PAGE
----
§ EARL DE LA WARR,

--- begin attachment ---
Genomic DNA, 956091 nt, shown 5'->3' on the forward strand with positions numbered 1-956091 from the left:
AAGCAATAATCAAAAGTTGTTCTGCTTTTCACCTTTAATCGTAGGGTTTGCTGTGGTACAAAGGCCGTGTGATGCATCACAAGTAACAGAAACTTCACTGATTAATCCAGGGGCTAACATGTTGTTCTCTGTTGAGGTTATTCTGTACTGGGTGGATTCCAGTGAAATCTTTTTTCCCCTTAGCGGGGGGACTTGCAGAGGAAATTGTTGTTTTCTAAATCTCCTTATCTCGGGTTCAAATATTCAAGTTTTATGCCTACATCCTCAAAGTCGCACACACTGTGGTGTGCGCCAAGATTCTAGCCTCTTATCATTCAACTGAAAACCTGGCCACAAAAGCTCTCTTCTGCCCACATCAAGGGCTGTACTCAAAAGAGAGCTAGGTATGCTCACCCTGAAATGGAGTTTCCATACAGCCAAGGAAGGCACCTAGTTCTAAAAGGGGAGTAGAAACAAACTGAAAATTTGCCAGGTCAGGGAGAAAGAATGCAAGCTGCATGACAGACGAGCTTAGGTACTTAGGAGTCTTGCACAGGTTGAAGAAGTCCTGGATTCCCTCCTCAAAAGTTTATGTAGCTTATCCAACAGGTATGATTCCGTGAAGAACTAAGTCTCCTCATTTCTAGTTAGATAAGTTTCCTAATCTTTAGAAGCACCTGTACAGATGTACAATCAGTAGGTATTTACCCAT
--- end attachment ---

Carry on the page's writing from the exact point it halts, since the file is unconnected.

in rising to call attention to the subject of centres of examination for the Public Service (Army, Navy, and Civil), specially with reference to Malta, said, that, in bringing this question under their Lordships' notice, he felt he ought to offer some apology when there were noble Lords who, from the Office which they had held as Secretary of State for the Colonies, must be better informed than he could be with 5 regard to the circumstances and the wants of Malta. At the same time, from his own personal knowledge, he was not without confidence that the subject, being one of such great importance to the interests of the Maltese people, would meet with favourable consideration from their Lordships. On a former occasion, when he called the attention of the House to the subject, he was not in a position to be able to refer to official Papers. Those Papers had since been laid on the Table; and he now hoped to show that the view which he had previously taken was supported by those who were best able to form an opinion. In the Notice which he had given, he had asked their Lordships' attention to the subject of examinations for the Public Service. He thought, however, it might not be necessary to enter now into any details upon the general question; but, assuming that their Lordships were aware of the importance of these examinations, as being now almost the only way of admission for a young man to enter into public life, and, therefore, how important it was that they should be open to, and within the reach of, all Her Majesty's subjects, he would confine himself to the question so far only as it related to Malta. It was in the year 1878 that a Member of the Council of Government in Malta—Mr. Savona—moved an Address to the Governor, which was seconded by the Chief Secretary, to the effect—That Her Majesty's Government might be induced to permit such of Her Majesty's subjects Natives of the Maltese Islands as may wish to compete for the Array, Navy, or the Civil Service in England and India, to be examined in Malta under such regulations as the Civil Service Commissioners may deem it expedient to lay down.It would be well, perhaps, to notice here an objection which was made last year in this House by the noble Earl the late Secretary of State for the Colonies (the Earl of Derby) with regard to making Malta a centre for these examinations. The noble Earl said—Malta could not be treated differently to other Colonies; and if this question were raised, it would have to be raised on a larger scale, for peculiar favour could not be shown to Malta to the exclusion of other Colonies and Dependencies not much more distant, and with equal claims.Now, with reference to this it should be remembered that the circumstances of 6 different Colonies and Dependencies were widely dissimilar; their position, their means of trade and commerce, their native industries, their character and nationality, their climate—in many of these and other respects there was often little or no resemblance. Was it not, therefore, reasonable, before drawing a hard and fast line and treating all alike, to take each case upon its merits? What applied to Malta might not apply to Canada or Australia, or vice versâ. That view was taken by the Civil Service Commissioners in the Correspondence recently laid before the House. They said—Any proposal to hold examinations in remote localities would have to be considered on its own merits.But, besides this, Malta could not be considered as at all similar to other Colonies and Dependencies of the British Empire. Strictly speaking, it would be incorrect to describe it as a Colony, which, in the usual acceptation of the word, was an offshoot of the parent country. Malta was a country which voluntarily placed itself under the dominion of England, and thenceforward the Maltese people became entitled to all the rights and privileges of British subjects. It was said by Lord Cochrane in the House of Commons, in 1816, referring to the relations of Malta to this country, and as a Dependency of the British Crown—The fortresses were reconquered from France by the Maltese, and not by this country.He need hardly remind their Lordships that Malta was one of the most valuable Dependencies of England. Where would British influence in the Mediterranean be without Malta? With France at Toulon, and now also at Tunis, where one of the finest harbours in the world might with little difficulty be made, what in the event of war would be the position of this country without Malta? It was the interest of England to accord to the Maltese people not only the rights and privileges to which as British subjects they were entitled, but also such advantages as might tend to cultivate loyalty and attachment to the British Crown. Was it not a small thing which was asked for? A small thing to grant, but which would be a great boon to the receiver, a boon which would be highly valued, and which would open a door to 7 the rising and talented youth of Malta to become useful subjects in the British Empire wherever British sway extends. It was said, why should not the youth of Malta come to this country to attend the examinations for admission to the Public Service? It must be remembered that Her Majesty's subjects in Malta were not in the same affluent circumstances as those in England, or some other Dependencies' and Colonies, and that the salaries of those holding Government appointments bore no resemblance as regarded amount to those in this country and elsewhere. The salary of a Judge, or Councillor, or Head of a Department did not exceed £500 a-year, and other offices and appointments were in like proportion. Very few young men could provide the means of coming to England to attend the examinations, with the uncertainty also of success, owing to the high pressure of competition which now existed. On that point Sir Charles Straubenzee, when Governor of Malta, said, in one of his despatches to the Colonial Office—The great boon, however, that such concessions would confer upon this community by the opening out of a new field of industry beyond the narrow limits of these islands, and also the very limited means of the parents and families of the young men (who may have distinguished themselves at the local schools and are desirous of embracing professions beyond those obtainable in Malta), which almost preclude the possibility of permitting them to do so owing to the expense of the voyage, their maintenance in England, &c, have together induced me to bring this subject under your most favourable consideration.With reference also to the peculiar circumstances of Malta, Lord Glenelg, when Secretary for the Colonies, said—It was peculiarly the duty of Great Britian to take care that the principles of British freedom, and the full benefit of British legislation, should be brought into operation in Malta even above all other Dependencies of the British Crown.He (Earl De La Warr) regretted that in the government of Malta we had not fully acted upon the principles of British freedom and the full benefits of British legislation. It was quite possible to treat Malta as a fortress—a most important fortress—and, at the same time, to remember that there was a Native population, and a considerable one, who were entitled to the rights, the privileges, and the advantages of British subjects. Sir Patrick Keenan, Commissioner of 8 National Education in Ireland, who in a Report made to Parliament in 1880 on the educational system in Malta, said—It would be serving a great Imperial purpose, besides strengthening the service by the introduction of men of the diligence and intelligence of the Maltese, if they could arrange to make Malta a centre for all the examinations which are open to the public at home.Their Lordships were aware that Italian was the language in Malta of the Law Courts, of the Church, and of commerce. There was, therefore, little inducement for men of education to study the English language. If, however, the public examinations were within their reach, it would be widely different. A field would be opened to talent and diligence, and the youth of Malta would, no doubt, soon be found in honourable competition with other British subjects for appointments in the Public Service. In a letter from the late Governor of Malta (Sir Arthur Borton), which he (Earl De La Warr) had permission to make use of, after strongly advocating this concession in despatches which were on the Table of the House, were these words—I feel certain that, if it can be done, no measure will be more likely to strengthen the hands of my successor and increase the loyalty of the Maltese.These words represented very much the views of the noble Earl (the Earl of Kimberley), who was Secretary of State for the Colonies in the year 1880. In a letter from the Colonial Office to the Civil Service Commission, who at that time expressed an unfavourable opinion, it was stated—Lord Kimberley would, however, strongly urge that this decision should be reconsidered. He attaches considerable importance to this measure, both as a means of facilitating the efforts of the Colonial Government to promote the study of the English language in Malta, and of attaching the Maltese to this country by enabling them to enter Her Majesty's Service.He (Earl De La Warr) would wish to make these words his own, in urging Her Majesty's Government to consider the claims of a people who, as British subjects, had never swerved from their loyalty to the British Crown. It must be remembered that the British Empire was a wide-spreading and far-reaching one, and it must also be borne in mind that there were British subjects in distant lands as much to be cared for, and who were as 9 capable, if the opportunity were offered them, of serving their country, as those who were living in this great Metropolis.